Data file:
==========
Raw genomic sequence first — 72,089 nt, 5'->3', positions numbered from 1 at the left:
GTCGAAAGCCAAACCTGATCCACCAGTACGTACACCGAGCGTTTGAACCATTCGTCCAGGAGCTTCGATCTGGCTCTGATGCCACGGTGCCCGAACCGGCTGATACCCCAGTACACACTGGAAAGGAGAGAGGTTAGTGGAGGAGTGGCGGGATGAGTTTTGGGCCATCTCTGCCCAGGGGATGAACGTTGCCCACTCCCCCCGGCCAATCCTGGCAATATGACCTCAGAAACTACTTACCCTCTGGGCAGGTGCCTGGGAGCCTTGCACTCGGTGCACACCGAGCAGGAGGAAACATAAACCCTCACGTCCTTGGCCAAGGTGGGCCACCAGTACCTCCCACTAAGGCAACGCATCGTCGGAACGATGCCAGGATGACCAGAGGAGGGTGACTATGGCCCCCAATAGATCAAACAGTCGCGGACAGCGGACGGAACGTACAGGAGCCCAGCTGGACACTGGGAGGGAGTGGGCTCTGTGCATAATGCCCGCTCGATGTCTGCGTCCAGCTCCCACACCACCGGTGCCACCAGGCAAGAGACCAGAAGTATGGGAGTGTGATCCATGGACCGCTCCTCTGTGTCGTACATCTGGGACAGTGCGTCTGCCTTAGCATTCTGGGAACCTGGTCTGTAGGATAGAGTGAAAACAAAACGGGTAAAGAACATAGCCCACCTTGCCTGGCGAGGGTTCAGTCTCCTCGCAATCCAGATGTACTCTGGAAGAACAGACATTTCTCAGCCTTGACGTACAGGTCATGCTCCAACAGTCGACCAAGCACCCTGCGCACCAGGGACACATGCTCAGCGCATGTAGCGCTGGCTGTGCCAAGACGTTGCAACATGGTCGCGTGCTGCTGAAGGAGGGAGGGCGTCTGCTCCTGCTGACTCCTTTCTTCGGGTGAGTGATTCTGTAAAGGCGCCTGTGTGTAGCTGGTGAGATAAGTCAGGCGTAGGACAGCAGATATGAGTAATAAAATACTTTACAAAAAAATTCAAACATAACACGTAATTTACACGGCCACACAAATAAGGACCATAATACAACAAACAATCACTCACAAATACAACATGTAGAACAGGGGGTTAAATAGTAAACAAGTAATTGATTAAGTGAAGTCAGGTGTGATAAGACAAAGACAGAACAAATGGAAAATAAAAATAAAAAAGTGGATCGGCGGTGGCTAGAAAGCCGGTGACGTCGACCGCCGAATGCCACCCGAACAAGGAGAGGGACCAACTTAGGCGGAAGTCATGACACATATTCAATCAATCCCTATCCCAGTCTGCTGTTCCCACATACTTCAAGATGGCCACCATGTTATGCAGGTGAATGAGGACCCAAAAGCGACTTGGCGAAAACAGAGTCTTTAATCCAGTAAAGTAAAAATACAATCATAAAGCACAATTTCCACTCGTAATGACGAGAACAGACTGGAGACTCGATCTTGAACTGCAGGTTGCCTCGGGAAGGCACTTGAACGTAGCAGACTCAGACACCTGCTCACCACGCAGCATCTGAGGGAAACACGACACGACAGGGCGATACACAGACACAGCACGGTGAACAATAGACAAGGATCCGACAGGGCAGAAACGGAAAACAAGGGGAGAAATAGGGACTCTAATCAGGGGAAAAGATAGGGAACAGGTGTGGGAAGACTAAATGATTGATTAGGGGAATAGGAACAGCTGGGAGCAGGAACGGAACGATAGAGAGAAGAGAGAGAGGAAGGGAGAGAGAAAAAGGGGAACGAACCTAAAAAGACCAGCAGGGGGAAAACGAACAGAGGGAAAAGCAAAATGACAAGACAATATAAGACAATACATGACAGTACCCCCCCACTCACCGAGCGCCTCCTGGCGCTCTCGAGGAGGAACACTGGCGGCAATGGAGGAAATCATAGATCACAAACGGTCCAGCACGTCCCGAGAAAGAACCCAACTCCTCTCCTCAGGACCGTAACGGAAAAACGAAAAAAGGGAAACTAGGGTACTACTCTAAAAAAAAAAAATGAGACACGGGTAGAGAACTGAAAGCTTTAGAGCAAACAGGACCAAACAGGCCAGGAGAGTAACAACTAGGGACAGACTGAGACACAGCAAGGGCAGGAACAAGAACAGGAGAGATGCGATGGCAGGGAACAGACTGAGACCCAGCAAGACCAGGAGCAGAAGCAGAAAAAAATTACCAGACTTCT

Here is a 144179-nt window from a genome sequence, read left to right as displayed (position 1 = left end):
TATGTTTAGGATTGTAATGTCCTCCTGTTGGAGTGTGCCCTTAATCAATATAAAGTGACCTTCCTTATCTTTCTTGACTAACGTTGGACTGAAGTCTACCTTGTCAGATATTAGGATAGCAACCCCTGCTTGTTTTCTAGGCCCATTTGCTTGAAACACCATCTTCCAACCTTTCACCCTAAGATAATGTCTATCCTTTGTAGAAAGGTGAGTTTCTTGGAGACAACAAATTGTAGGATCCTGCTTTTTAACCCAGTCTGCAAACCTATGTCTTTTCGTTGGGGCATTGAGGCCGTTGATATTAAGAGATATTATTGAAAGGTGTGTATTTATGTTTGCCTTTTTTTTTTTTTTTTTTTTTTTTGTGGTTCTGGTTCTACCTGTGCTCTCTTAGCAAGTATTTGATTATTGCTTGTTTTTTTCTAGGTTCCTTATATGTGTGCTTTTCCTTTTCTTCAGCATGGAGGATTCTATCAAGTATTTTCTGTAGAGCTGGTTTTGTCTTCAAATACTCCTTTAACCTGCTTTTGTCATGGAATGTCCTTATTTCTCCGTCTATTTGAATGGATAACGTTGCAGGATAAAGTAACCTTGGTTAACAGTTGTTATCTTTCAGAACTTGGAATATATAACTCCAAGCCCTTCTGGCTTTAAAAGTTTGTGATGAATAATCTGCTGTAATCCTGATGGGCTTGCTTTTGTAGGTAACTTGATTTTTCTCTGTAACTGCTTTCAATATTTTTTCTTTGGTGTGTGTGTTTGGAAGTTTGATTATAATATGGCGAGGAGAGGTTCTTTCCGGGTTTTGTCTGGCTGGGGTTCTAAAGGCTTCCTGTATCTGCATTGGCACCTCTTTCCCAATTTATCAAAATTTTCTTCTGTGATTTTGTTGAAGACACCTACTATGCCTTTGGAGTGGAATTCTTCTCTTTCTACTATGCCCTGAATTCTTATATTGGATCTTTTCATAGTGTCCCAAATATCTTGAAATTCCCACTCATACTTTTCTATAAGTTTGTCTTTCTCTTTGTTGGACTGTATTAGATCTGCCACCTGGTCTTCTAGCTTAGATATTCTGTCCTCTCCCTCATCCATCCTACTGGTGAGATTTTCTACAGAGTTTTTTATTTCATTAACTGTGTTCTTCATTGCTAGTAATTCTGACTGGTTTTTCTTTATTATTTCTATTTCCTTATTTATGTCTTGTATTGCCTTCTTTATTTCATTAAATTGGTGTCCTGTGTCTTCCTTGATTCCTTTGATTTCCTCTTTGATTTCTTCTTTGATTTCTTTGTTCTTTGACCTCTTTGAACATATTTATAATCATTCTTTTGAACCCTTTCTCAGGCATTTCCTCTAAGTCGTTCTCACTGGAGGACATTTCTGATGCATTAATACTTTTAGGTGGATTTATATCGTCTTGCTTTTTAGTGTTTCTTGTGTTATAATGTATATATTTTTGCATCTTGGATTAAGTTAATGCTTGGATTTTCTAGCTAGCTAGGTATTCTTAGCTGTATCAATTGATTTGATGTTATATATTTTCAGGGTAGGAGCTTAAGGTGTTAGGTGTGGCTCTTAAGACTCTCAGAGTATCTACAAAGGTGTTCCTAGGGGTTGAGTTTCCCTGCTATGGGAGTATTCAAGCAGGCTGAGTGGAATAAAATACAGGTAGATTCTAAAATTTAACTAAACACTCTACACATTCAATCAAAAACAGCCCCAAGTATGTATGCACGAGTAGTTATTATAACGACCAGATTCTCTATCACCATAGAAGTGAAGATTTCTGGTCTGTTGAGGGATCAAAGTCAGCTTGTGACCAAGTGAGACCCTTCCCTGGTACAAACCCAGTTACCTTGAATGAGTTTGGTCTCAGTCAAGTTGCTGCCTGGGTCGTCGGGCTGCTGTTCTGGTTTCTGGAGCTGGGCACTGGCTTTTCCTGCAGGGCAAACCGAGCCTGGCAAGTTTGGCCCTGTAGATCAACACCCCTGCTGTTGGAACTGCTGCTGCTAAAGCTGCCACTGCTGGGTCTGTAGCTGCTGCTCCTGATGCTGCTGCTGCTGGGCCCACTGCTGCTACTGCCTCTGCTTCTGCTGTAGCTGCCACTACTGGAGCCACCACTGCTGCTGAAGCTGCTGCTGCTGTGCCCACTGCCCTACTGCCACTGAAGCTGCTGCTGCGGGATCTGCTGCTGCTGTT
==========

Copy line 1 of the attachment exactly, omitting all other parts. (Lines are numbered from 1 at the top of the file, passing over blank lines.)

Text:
Raw genomic sequence first — 72,089 nt, 5'->3', positions numbered from 1 at the left: